In today’s issue of Cancer Discovery a group of international researchers report that an investigational drug had a dramatic response in animal models of neuroendocrine prostate cancer, a lethal form of the disease. The researchers pointed out that fewer than 2% of prostate tumors in men are initially diagnosed as neuroendocrine, but many of the more common adenocarcinoma prostate cancers change their biology during hormone therapy and morph into this lethal subtype.
Today, many men are now treated with new, highly potent androgen suppression therapy, which these researchers believe will significantly increase the risk of future development of neuroendocrine tumors. Current androgen suppression therapies, including the newly developed types, do not work against neuroendocrine cells. These lethal types of cells are often a part of the initial tumor mix and are not suppressed allowing them to continue to grow and spread through a man’s body.
Since most men who die of advanced prostate cancer are treated with androgen suppression therapy, it is impossible to know how many of them developed neuroendocrine tumors because men are not usually biopsied after the initial diagnosis. Recently, studies to define changing biology in prostate cancer are starting, but today we do not have this information.
“Still, there is evidence to suggest that androgen suppression results in a more aggressive cancer in a growing number of men, and now, with this study, we may have a way to treat these patients,” says the study’s lead investigator, Dr. Himisha Beltran, assistant professor of medicine at Weill Cornell Medical College and a medical oncologist at New York-Presbyterian Hospital/Weill Cornell Medical Center.
This study is the largest look at the biology of neuroendocrine prostate cancer tumors. The Weill Cornell researchers undertook the study to see if they could find a way to target these deadly tumors. To accomplish this task they used a next-generation sequence analysis to study the transcriptome — the RNA messages that tumors produce — of neuroendocrine tumors compared to adenocarcinoma prostate cancers.
Prostate cancer samples gathered by researchers from the U.S. and Europe have showed that the majority of neuroendocrine prostate cancers significantly over expressed AURKA and MYCN genes, and 40% of these tumors also had extra copies of these genes. Surprisingly, they also found that a smaller subset of prostate adenocarcinomas also over expressed these genes, and 5% had extra copies. “This may represent a high-risk population that could potentially benefit from screening and early intervention,” says Dr. Beltran.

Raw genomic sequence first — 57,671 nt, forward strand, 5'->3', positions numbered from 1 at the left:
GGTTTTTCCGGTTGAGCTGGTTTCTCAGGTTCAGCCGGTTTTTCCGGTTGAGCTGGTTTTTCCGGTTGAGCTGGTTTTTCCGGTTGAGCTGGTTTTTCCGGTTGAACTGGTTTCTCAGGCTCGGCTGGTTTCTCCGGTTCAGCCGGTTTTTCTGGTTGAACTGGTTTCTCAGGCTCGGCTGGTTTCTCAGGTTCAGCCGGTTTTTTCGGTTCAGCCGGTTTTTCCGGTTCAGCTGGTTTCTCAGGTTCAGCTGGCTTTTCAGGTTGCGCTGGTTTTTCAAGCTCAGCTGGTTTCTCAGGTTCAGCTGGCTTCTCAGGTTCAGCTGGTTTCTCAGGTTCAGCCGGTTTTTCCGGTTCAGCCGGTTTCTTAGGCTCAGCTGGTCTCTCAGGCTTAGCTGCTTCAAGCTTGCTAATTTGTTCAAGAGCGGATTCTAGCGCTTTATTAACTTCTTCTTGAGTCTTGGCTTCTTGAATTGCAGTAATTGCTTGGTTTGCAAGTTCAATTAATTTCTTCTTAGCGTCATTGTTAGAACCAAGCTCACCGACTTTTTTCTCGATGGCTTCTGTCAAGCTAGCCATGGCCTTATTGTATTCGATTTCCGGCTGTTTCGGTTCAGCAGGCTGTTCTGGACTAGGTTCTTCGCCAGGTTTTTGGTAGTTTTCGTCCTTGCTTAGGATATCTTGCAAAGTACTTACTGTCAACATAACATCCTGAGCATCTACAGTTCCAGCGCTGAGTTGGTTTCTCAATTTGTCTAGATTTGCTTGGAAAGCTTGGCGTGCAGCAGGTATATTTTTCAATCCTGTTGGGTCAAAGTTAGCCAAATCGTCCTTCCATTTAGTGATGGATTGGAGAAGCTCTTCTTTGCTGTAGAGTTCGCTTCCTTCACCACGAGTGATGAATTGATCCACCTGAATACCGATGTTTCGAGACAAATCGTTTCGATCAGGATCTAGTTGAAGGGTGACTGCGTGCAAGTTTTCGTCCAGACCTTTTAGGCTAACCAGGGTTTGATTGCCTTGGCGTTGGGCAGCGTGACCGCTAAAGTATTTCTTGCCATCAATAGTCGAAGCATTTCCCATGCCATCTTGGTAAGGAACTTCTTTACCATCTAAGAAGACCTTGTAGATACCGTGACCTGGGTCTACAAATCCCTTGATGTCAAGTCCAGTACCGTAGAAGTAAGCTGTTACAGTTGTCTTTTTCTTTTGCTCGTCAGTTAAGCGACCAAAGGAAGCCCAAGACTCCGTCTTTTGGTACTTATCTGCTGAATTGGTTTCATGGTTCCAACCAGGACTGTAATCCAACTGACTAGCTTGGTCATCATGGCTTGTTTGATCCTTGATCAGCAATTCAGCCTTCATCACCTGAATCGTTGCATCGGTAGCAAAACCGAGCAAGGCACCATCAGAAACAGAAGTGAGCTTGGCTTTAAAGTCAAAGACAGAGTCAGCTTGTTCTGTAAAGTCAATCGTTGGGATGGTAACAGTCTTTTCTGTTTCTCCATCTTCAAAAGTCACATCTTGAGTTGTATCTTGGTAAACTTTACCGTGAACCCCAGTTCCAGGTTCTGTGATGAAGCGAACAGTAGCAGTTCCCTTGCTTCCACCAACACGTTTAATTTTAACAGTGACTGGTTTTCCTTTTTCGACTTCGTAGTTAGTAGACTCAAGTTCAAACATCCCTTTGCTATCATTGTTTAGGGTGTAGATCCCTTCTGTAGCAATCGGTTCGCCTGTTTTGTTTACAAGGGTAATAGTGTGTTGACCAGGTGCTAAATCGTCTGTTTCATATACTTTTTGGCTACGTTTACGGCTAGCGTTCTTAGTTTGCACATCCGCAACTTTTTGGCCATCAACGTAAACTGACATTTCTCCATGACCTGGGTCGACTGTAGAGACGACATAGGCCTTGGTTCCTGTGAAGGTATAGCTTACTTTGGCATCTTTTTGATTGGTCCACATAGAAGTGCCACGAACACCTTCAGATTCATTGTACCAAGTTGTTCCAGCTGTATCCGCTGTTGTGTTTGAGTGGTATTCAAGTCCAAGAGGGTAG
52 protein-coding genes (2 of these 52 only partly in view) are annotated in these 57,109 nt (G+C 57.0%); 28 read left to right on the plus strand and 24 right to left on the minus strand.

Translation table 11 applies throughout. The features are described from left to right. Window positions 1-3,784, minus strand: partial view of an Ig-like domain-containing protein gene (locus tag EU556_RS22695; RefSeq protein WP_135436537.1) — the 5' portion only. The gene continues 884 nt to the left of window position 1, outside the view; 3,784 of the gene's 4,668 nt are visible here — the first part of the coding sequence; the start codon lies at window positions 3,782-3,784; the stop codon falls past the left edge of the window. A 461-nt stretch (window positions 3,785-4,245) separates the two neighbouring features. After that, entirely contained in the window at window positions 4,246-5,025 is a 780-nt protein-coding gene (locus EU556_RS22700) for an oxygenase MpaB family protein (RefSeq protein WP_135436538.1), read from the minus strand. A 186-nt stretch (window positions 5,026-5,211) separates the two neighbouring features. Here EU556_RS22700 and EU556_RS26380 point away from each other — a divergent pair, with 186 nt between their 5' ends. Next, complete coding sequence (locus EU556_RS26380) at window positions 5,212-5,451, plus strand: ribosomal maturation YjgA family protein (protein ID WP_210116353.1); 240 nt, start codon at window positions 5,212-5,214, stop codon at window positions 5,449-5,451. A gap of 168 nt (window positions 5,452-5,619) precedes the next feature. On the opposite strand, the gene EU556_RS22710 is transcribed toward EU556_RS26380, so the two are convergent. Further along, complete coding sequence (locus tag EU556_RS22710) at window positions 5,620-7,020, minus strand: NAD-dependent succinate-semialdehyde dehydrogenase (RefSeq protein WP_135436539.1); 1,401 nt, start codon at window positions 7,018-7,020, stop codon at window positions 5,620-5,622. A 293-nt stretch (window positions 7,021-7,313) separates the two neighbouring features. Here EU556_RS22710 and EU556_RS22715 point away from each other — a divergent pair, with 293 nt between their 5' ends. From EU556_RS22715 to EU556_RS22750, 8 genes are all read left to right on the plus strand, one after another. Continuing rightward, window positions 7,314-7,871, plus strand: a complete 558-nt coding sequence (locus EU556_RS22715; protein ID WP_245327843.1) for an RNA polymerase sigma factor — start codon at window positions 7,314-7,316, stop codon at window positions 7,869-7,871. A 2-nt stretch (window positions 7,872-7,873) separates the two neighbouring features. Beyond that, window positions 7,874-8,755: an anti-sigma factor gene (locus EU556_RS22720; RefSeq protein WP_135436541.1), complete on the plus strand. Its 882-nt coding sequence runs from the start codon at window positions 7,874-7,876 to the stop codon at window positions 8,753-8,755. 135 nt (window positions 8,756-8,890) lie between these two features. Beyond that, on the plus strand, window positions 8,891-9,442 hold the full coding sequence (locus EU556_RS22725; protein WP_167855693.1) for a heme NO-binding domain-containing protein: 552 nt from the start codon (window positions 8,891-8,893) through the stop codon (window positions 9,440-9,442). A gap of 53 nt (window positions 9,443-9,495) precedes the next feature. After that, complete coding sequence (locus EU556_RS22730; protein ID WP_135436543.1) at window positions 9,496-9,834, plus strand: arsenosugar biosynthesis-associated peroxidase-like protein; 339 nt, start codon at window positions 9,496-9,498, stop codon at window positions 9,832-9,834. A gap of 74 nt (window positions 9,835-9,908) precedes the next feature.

According to Dr. Rubin, In neuroendocrine prostate cancer, the AURKA and MYCN mutations need to work together to promote cancer development. The kind of lethal interaction has also been found in neuroblastoma, a pediatric brain cancer. But the very good news, he adds, is that aurora kinase inhibitors have been developed and are being tested in a variety of cancers, including some clinical trials.
In this study the researchers were able to demonstrate that the aurora kinase inhibitor PHA-739358 worked against human neuroendocrine prostate cells in the laboratory, and that it had a dramatic response in animal models of neuroendocrine prostate cancer. It shrank large tumors to very small sizes in a short period of time, compared to untreated mice. There was also significantly enhanced sensitivity of neuroendocrine prostate cancer compared to prostate adenocarcinoma, Dr. Rubin says. While PHA-739358 was studied in prostate cancer without success, the researchers suspect that few of the patients who participated had neuroendocrine prostate tumors. Dr. Beltran is preparing a clinical trial to test an aurora kinase inhibitor in prostate cancer patients whose tumors contain neuroendocrine cancer cells or similar molecular alterations involving AURKA and MYCN.
“Not only are we eager to test the drug in patients diagnosed with neuroendocrine prostate cancer, we hope to develop biomarkers that can help us screen patients for these cells before the cancer advances,” says Dr. Beltran.
Joel T Nowak, M.A., M.S.W.